Safely using sludge thanks to larvae and seaweed

By Katja van Dongen

Food Safety Researcher at Wageningen Food Safety Research

This is the fourth blog in a blog series on ‘Circular & Climate-neutral’. This research programme (KB-34) focuses on research that contributes simultaneously to circular and climate-positive food and non-food production systems. This blog was written by Katja van Dongen and Elise Hoek, researchers of Wageningen Food Safety Research.

Sludge produced by the food industry and other sectors is often incinerated, even though it contains valuable nutrients. Through extensive research into food safety, we explore how these residual flows can be used optimally. 

Potassium, phosphorous, nitrogen and even proteins and sugars: residual flows from the agricultural sector and the food industry often contain valuable nutrients. In a circular society, these flows should feed back into the food system wherever possible. They shouldn’t be destroyed, but rather utilised as valuable resources.

Of course, residual and waste flows cannot be used right off the bat, as they are potentially hazardous. Europe maintains a high standard when it comes to food safety. Once we know more about the food safety risks of residual flows, we’ll be able to figure out how to best mitigate them.

Larvae and seaweed

As part of this study, we cooperate with various parties, including companies from the dairy, sugar and potato industries, as well as water boards. These partners supply us with sludge: a watery, manure-like substance that is usually concentrated to facilitate transport. In a series of experiments, we investigate whether this sludge could serve as a safe source of nutrition for insects or seaweed.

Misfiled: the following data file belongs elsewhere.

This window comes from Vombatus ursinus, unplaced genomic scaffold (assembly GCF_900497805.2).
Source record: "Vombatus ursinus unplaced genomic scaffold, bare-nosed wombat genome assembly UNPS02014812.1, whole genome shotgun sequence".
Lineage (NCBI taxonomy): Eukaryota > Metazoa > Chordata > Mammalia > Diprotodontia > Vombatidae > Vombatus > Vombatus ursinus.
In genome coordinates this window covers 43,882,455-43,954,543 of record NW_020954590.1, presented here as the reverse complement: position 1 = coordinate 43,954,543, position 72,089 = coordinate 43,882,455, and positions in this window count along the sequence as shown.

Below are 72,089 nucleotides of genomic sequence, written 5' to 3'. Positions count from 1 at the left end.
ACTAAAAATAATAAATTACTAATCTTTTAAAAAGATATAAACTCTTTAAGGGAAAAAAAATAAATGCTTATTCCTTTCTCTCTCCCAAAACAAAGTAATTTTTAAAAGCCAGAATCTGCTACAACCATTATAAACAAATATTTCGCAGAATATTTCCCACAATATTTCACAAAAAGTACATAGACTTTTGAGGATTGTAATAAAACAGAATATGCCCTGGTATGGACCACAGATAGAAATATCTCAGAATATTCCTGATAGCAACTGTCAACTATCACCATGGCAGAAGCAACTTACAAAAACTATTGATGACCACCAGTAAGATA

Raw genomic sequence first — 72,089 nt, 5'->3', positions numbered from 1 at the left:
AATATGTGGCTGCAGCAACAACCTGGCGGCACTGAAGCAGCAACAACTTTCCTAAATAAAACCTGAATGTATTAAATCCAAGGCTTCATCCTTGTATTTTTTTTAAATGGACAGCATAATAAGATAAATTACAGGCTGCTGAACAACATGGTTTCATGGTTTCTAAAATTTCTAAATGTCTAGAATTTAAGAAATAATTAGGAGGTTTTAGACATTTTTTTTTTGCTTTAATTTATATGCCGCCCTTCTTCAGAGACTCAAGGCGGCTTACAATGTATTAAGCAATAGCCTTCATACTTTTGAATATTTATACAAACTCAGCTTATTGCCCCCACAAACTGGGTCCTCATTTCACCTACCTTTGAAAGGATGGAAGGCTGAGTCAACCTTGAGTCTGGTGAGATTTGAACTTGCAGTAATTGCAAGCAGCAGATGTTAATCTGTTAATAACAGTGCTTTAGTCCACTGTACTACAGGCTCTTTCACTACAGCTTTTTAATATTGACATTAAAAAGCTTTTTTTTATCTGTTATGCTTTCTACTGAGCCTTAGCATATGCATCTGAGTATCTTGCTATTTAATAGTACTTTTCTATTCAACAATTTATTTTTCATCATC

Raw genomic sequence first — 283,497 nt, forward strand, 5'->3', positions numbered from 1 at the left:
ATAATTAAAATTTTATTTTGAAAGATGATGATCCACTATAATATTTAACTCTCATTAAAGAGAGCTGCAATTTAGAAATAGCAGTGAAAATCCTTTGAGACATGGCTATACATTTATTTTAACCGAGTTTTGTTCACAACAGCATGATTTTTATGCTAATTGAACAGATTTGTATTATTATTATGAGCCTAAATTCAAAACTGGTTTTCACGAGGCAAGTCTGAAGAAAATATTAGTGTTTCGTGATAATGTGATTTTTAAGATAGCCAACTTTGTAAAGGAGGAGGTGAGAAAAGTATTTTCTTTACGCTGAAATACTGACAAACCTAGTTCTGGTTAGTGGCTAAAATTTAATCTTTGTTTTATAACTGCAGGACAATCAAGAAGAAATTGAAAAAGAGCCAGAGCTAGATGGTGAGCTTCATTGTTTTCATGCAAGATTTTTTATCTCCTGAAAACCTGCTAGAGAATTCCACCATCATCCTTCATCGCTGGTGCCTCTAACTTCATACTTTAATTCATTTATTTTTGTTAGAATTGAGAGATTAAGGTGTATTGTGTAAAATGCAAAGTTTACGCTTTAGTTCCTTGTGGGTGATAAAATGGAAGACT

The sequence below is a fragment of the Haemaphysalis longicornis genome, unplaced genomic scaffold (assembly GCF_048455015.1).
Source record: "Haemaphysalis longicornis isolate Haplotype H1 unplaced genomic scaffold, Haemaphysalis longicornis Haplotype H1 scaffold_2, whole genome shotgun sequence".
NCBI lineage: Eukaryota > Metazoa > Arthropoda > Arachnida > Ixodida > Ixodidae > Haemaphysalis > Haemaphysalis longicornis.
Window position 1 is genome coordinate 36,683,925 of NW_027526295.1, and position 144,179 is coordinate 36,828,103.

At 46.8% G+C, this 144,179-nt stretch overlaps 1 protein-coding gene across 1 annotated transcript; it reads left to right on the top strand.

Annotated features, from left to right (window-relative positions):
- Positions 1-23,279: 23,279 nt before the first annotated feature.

Larvae of the black soldier fly are likely candidates for growing on waste flows. If permissible from a food safety perspective, these insects can then be used as animal feed. To determine this, we conducted various experiments in Wageningen and Lelystad in which larvae were grown on sludge for a week. Afterwards, the larvae, the initial material and the residual material were analysed.

Among other things, we investigate how significantly the insects have grown and whether they carry pathogens like Salmonella or Listeria monocytogenes. In addition, we assess their antimicrobial resistance and the presence of metals, PFAS and dioxins, among others. Do these substances accrue in the larvae?

About a hundred kilometres away, we’re working on a second case study. In Den Helder, at the facilities of Wageningen Marine Research, seaweed is cultivated in large basins of seawater. The sludge is used as a source of nutrition for the seaweed. After several weeks, we analyse the seaweed in a similar manner to the black soldier flies. That way, we can determine whether certain chemical contaminants accrue in the seaweed, or remain in the salt water.

Residual flows with labels

Although the study is still ongoing, we can already tell that some of the residual flows make for surprisingly good potential sources of nutrition. Food safety research is sometimes considered a bottleneck for innovation, as it focusses on the risks and potential hazards to public health. With our project, we want to show that we can actually help circular systems advance.

In the long term, a system might be developed with different classifications for sludge and other residual flows. Each residual flow will receive its own label: this one can be used for agriculture, that one is suitable for insects, etcetera. This is a tailor-made system, in which each waste flow is used correctly and safely.

By Katja van Dongen

Food Safety Researcher at Wageningen Food Safety Research

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